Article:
Overall though, uKnowKids is not complete enough to be a one-stop shop for parental monitoring. The lack of any website filtering features is a major gap in its protection, and the pricing plans leave a lot to be desired.
Kaspersky Safe Kids
Kaspersky Safe Kids is available as both a free service and a premium service, although the free service only offers a limited form of protection such as web filtering, app management, and device usage limitations. The premium service is available for $14.99 per year, making it the most affordable service by far. A premium account adds in location monitoring, social media monitoring, SMS and call monitoring (Android devices only) as well as real-time alerts when they attempt to access something inappropriate.
Interestingly, Kaspersky allows a number of categories by default that are set to be blocked by other parental control services, so be sure to review your default settings carefully. Otherwise, they offer an impressive range of monitoring services, and the online dashboard for monitoring everything is very well-designed.
The premium service was very close to being my first choice for parental control software, but Kaspersky itself has been in some hot water recently about their alleged exploitation by the Russian government. While they categorically deny any such associations, it definitely makes me wary of giving them access to a complete surveillance profile about my child and all my devices.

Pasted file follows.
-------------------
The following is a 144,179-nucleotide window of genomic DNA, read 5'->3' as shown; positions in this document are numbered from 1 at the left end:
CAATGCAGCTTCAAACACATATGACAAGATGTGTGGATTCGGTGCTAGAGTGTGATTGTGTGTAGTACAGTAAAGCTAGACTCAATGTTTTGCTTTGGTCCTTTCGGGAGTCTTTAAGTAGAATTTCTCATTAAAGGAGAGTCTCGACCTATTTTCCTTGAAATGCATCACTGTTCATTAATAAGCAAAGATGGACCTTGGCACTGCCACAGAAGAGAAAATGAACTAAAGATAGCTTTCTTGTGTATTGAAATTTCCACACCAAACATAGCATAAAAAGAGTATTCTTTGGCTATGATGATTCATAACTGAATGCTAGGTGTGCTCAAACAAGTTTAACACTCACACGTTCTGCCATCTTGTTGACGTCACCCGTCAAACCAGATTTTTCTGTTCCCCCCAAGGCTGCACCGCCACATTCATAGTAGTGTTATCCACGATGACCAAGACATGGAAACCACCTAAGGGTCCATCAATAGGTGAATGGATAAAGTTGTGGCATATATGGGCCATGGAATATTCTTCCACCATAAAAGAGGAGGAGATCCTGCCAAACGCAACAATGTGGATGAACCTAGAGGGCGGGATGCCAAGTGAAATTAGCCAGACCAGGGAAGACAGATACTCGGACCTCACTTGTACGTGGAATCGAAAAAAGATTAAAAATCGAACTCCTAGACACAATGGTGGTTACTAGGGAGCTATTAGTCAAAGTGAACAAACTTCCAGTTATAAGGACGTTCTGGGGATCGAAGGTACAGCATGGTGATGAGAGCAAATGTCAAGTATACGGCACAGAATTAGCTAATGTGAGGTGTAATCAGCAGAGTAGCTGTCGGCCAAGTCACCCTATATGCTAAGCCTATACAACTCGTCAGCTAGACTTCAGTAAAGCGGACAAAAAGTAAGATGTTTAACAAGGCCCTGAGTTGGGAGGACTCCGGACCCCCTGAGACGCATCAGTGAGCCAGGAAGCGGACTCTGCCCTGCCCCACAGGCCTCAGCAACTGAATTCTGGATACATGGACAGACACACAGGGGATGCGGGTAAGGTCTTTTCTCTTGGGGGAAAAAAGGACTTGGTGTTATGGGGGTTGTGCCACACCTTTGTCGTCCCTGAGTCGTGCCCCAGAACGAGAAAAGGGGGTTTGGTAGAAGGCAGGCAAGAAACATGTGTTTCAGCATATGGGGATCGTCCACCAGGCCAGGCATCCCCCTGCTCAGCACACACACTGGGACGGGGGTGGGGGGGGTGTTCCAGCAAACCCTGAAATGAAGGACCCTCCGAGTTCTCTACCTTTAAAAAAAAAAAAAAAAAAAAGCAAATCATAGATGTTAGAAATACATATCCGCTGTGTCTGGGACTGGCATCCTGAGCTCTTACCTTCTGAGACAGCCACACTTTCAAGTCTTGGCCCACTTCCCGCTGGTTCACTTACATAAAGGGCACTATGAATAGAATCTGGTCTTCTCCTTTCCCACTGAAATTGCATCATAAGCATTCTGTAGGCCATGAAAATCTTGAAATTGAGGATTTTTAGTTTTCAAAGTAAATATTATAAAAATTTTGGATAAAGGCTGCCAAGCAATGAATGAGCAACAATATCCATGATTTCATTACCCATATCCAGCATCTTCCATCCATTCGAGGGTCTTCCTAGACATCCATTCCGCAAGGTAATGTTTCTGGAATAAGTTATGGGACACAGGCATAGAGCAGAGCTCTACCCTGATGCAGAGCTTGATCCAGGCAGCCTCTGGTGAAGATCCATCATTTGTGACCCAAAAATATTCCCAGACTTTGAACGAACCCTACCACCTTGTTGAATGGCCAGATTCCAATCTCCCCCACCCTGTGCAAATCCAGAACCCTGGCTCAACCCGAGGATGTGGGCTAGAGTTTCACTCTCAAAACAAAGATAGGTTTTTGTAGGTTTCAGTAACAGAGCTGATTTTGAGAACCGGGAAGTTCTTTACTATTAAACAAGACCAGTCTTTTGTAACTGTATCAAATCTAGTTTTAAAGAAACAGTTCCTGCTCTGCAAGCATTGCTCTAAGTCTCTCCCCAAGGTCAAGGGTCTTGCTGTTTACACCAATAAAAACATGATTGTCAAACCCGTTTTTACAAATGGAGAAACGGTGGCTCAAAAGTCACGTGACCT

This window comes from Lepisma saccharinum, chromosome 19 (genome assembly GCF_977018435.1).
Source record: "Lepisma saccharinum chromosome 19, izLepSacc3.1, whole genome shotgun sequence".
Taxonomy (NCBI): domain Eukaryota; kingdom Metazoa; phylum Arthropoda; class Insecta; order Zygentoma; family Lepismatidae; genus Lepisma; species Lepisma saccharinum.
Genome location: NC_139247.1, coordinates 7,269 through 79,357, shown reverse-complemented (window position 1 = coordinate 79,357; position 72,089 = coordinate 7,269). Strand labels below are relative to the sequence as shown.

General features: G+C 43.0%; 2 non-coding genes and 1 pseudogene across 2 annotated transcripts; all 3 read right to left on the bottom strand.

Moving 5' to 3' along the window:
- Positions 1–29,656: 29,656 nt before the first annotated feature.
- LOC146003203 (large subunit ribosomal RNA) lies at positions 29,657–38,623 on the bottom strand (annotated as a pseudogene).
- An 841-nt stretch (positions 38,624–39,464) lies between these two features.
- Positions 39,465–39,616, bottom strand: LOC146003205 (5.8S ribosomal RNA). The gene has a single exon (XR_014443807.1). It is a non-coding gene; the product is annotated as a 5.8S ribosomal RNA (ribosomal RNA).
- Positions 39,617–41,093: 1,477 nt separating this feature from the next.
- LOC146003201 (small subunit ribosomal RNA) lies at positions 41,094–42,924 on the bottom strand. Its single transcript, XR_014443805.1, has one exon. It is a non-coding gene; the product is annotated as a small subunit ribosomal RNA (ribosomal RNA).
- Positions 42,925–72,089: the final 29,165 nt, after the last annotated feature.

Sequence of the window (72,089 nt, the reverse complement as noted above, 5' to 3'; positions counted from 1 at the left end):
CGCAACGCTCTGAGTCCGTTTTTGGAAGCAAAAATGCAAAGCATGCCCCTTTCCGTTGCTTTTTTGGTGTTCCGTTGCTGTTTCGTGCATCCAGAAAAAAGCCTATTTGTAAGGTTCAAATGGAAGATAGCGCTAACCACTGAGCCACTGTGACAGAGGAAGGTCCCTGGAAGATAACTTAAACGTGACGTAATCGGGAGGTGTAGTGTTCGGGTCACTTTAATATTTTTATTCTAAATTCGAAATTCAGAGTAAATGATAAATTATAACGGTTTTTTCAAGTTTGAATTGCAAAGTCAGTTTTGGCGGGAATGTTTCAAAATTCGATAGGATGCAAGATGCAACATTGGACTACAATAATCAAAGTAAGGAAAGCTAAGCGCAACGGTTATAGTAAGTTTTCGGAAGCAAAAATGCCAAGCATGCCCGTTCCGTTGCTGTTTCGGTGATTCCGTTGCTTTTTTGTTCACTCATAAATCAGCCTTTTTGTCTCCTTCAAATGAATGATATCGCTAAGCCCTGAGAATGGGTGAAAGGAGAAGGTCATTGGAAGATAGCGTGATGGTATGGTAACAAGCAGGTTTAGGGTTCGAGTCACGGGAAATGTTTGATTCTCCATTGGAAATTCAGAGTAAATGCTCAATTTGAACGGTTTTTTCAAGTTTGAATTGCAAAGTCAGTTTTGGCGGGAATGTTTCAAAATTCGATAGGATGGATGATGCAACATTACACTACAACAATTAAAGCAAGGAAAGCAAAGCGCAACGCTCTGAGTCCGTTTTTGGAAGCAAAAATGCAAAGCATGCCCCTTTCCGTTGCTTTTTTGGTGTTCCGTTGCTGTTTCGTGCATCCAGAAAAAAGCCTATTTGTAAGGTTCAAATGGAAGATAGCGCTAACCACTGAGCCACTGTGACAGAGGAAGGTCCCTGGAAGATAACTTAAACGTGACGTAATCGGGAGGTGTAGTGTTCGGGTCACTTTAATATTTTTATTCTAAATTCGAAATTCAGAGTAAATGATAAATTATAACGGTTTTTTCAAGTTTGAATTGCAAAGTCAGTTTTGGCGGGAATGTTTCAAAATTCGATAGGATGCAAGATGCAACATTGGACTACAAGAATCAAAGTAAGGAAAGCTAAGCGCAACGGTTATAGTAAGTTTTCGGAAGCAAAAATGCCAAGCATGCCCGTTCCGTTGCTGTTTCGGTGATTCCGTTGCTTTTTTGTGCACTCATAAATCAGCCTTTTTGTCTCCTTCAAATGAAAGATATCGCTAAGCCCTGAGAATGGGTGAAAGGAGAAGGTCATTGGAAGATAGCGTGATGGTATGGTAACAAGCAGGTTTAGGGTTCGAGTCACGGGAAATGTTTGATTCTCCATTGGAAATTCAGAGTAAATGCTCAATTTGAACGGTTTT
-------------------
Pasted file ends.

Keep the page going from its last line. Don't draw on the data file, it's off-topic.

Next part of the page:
Norton Security Premium
Norton has been around almost as long as Net Nanny, but their family protection products are much newer than the antivirus software that first made them famous. As a result, they’ve gone through a number of confusing iterations of their software, but at last, they’ve begun to consolidate things into a single package.
Norton Security Premium offers their anti-virus and anti-malware protection, as well as all the features of the Norton Family Premier for about the same cost per year. It’s available for Windows, Android, and iOS, but oddly it doesn’t support the Microsoft Edge browser found in Windows 10. You’re better off with Chrome or Firefox anyways, but it’s a strange gap in their abilities. You can get a free 30 day trial of Norton Security Premium, but if you want to install the Family Premier program you’ll have to register and install NSP first.
Unfortunately, Norton seems to have come down a bit in terms of reliability. It was the only program I installed that actually crashed during set up, which doesn’t fill me with confidence in its ability to safely monitor my child’s usage.
Not the most impressive beginning, I have to say…
I also didn’t have very good luck using the dashboard. Despite the fact that the web content filtering worked well enough to block me from visiting specific websites, the online dashboard didn’t update itself to reflect that information. There isn’t much use in a monitoring dashboard if it doesn’t update regularly!
If you manage to get everything set up properly, Norton boasts an excellent range of monitoring and filtering tools, from web content filtering to social media monitoring to location monitoring. It offers a convenient online dashboard for reviewing all the data it logs, and it can protect up to 10 devices for $49.99.